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Posted in Liturgical life, Solemnity

Friday on Mount Golgotha

Friday on Mount Golgotha

JERUSALEM – During the Easter Triduum, the Church relives the trial, crucifixion and burial of Jesus Christ. At Golgotha, the crowd gathers en masse to be closer to the location of the Cross in the Church of the Holy Sepulchre.

Three major celebrations punctuate Friday at the Holy Sepulchre. In the early morning, the Liturgy of the Passion is celebrated. At Calvary, the faithful come in large numbers eager to listen to the singing of the Passion according to St. John. This celebration is not much different from the Liturgy of Good Friday as it unfolds in the parishes.

The middle of the day is marked by the Stations of the Cross. The crowd is so overwhelming that the police and Kawas are not of much help to aid a clear pass for the procession of the Franciscans who try to break through at any cost. From the beginning of the Via Dolorosa to the Holy Sepulchre, the procession continues undiminished over several tens of meters. Some sing, others pray in silence, still others “walking” overwhelmed by the crowd and away from any audible speaker that could explain their approach. But all are walking under the rare gaze of all the inhabitants of Jerusalem who are overwhelmed by the presence of Christians in every corner of the city.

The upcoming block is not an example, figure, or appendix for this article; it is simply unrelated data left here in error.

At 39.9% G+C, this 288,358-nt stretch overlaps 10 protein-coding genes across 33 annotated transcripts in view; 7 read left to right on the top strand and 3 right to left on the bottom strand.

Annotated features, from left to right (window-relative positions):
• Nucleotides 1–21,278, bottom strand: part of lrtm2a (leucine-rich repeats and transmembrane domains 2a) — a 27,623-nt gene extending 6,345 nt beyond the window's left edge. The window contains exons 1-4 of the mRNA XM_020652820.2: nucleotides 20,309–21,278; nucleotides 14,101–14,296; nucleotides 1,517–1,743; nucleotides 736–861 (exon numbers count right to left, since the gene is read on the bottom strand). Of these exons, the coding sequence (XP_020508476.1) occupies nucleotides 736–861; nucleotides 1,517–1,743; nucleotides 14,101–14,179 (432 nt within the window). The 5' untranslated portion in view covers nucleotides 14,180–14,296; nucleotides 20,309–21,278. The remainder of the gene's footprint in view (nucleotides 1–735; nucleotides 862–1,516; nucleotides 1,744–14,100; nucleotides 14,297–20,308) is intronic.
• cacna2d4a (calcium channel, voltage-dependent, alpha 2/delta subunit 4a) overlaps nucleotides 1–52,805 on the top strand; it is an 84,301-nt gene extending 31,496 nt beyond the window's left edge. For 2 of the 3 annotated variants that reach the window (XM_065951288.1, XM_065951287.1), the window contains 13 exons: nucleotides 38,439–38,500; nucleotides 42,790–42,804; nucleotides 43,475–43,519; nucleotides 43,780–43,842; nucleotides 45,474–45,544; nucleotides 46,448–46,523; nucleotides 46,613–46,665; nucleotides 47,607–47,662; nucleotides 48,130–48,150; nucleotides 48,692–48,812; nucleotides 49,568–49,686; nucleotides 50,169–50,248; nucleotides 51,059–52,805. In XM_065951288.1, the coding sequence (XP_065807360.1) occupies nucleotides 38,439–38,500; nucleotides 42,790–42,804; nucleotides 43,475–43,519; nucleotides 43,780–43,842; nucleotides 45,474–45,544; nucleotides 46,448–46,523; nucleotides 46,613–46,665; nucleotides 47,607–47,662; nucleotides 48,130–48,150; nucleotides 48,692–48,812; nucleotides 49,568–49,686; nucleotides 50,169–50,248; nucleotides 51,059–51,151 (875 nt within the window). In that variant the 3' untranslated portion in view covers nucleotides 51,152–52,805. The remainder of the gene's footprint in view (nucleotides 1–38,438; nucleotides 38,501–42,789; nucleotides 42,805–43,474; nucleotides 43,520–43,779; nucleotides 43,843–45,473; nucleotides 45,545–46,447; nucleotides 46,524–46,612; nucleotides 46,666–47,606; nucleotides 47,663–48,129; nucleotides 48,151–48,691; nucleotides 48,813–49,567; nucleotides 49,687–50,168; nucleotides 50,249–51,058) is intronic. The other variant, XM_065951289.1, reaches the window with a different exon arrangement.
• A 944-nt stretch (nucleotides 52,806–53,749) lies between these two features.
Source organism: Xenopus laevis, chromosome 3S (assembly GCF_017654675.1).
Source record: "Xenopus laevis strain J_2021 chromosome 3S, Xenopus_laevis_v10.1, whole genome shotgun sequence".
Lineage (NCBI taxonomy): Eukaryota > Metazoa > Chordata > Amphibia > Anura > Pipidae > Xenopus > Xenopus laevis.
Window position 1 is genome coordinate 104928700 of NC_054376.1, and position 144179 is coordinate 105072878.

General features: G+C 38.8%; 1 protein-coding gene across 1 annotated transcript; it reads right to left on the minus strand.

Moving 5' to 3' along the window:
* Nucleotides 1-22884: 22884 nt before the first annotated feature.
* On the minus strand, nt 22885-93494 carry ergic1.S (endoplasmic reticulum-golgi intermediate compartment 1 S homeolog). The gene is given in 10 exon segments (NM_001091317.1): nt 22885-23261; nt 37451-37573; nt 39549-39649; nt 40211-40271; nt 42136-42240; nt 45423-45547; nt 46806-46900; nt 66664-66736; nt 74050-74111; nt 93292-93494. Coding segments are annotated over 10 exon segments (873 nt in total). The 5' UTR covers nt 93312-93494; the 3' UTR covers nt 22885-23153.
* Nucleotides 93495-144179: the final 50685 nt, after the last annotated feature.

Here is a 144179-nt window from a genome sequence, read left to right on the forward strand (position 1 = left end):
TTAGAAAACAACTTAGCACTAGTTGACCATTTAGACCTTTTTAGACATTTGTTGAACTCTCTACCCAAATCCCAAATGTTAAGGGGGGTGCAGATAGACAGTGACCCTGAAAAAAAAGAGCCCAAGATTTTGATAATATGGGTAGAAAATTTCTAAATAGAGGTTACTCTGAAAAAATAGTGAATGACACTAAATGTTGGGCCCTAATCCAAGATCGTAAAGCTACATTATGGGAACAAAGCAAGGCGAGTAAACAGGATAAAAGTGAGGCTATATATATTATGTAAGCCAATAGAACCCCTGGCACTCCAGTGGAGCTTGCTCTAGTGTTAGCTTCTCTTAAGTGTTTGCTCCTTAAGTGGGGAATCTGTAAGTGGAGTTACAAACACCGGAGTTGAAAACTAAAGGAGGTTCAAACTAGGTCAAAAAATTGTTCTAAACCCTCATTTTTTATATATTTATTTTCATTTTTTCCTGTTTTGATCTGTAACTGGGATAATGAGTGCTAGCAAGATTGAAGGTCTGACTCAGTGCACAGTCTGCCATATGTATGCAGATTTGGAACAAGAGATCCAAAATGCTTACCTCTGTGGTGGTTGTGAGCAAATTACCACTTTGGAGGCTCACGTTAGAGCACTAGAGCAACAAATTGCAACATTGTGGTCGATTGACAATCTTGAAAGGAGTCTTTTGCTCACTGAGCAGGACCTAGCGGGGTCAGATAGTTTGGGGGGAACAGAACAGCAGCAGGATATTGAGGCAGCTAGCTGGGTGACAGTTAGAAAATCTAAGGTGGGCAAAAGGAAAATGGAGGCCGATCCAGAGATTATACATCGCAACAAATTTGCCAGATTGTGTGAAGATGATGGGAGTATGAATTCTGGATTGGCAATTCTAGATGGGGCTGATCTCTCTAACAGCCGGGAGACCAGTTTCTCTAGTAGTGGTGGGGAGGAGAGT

It is rather the other Liturgies which leave their mark for their uniqueness. There is the Office of Tenebrae, at 4:00pm. The Franciscans of the Custody, the Patriarchate and those who wish, participate in singing psalms and reading passages of the Sacred Scriptures for three hours.

The day ends with a specific Jerusalem Service, the burial of Christ. It is mentioned in the various accounts of the Passion: when the time Shabbat approached, the body of Jesus was taken down from the Cross, perfumed and quickly placed in a tomb until the end of the Sabbath rest of the Jews. Taking a liturgical tradition which dates from the Middle Ages, the Custos of the Holy Land who presided over the service that began with a procession. Arriving at Calvary, the actual service begins: the crown of thorns and the nails are removed. Christ is taken down from the Cross. Then taken to the stone of unction, at the entrance of the Basilica, it is coated with perfume and incense. Placed in a large sheet, the statue is taken to the tomb where it is deposited.

This procession is not folklore of an outdated tradition. It allows one, in a sense, to live the Passion up to the burial. Of all the Latin Catholic rite celebrations that take place at the Holy Sepulchre, this is probably the one that brings the most people. It reflects the importance that local Christians place at each stage of the life of Christ. This service is the re-enactment of Christ’s entombment. The joy of seeing the empty tomb on Easter Day is only much greater!

Pierre Loup de Raucourt